RAYMOND HERRERA: Life After FEAR FACTORYJuly 12, 2002
Ex-FEAR FACTORY drummer Raymond Herrera has spoken to Britain's Rock Sound magazine about life after FEAR FACTORY. "I'm very excited about the future," the drummer told the magazine. "There are so many avenues I can go down now that I'm no longer concentrating on FEAR FACTORY." These avenues have resulted in a workload that would have most of us on the edge of a breakdown but not the drummer. "Drumming is quite natural to me so some of the stuff like the grindcore band I'm doing with [former FF bassist] Christian [Olde Wolbers] and the new BRUJERIA album I'm doing with [ex-FF guitarist] Dino [Cazares] is quite easy for me."
As for other projects, the drummer is working away on his longtime project THE KUSH PROJECT, a side-project also featuring Wolbers, DEFTONES guitarist Stephen Carpenter and CYPRESS HILL frontman B-Real. "We're hoping to have the album finished early next year and want to come over to the UK to do some shows." That's not all. "I'm also working with [former FF frontman] Burt [C. Bell] on his new record which is more of a melodic, U2 kinda thing, I've got my own production company called Herrera Productions where we do soundtracks for video games and things like that and I'm doing an album with Shane Embury from NAPALM DEATH which [CATHEDRAL/ex-NAPALM DEATH frontman] Lee Dorrian will be singing on."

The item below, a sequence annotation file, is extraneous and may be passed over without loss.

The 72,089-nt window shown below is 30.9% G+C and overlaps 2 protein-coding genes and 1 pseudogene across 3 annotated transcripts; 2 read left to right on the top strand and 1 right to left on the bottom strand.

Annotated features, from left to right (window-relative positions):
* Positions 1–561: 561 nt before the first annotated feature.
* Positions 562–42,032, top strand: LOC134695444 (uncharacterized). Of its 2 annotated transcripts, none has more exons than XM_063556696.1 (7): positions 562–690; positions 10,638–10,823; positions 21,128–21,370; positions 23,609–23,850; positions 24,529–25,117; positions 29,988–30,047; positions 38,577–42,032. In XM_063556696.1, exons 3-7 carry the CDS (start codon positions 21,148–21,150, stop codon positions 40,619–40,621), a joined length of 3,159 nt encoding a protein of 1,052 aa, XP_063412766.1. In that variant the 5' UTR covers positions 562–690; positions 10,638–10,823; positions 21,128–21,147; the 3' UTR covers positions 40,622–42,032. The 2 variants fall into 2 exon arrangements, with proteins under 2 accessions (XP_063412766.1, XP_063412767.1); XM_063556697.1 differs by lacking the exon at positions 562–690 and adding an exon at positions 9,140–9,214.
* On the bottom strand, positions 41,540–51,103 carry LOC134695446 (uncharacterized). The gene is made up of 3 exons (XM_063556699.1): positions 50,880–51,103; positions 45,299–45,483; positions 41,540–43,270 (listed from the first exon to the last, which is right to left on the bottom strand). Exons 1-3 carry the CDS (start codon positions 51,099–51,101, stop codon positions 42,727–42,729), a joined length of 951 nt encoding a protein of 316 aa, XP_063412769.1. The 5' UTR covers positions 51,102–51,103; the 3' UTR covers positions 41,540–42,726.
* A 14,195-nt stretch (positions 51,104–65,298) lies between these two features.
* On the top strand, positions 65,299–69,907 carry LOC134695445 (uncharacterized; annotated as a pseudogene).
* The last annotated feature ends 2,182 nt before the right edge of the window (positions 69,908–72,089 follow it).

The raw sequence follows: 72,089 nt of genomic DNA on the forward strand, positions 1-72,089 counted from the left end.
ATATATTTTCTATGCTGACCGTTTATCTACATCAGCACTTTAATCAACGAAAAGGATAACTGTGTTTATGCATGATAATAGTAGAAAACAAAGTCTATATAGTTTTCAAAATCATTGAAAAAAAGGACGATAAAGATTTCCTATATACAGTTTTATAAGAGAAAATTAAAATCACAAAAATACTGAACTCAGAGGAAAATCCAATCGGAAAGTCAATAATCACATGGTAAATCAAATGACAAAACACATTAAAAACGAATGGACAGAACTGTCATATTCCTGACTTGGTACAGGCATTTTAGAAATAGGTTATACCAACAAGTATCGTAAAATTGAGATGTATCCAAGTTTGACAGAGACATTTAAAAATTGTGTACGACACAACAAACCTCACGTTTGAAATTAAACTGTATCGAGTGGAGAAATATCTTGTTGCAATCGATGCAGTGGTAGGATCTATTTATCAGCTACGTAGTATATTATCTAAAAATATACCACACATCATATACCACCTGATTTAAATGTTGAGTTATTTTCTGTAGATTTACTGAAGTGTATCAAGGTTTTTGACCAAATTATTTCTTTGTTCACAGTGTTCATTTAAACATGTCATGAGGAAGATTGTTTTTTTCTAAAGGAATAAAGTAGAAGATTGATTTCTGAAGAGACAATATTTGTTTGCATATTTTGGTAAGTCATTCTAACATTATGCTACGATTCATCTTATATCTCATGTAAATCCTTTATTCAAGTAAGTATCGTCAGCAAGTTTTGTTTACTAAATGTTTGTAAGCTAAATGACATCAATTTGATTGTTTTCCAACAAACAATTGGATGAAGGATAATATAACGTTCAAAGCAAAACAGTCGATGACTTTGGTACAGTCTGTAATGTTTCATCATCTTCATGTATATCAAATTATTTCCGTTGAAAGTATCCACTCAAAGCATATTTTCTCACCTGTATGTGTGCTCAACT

With his finger in as many musical pies as possible it would appear that there are no regrets about the end of FEAR FACTORY for the drummer. "It was sad to see it end but, to be honest, with all the personal problems between Dino and Christian, Dino and Burt, Dino and myself, it was just a matter of time." explained the drummer. "When Dino did the interview for Blabbermouth, that was the breaking point." On the subject of Roadrunner issuing the band's earlier material in the shape of the previously-unavailable Concrete CD, Raymond admits "I'm not really that happy about it but, from a business point of view, I can understand why Roadrunner did it and, to be honest with you, it's good that kids can hear where FEAR FACTORY came from."
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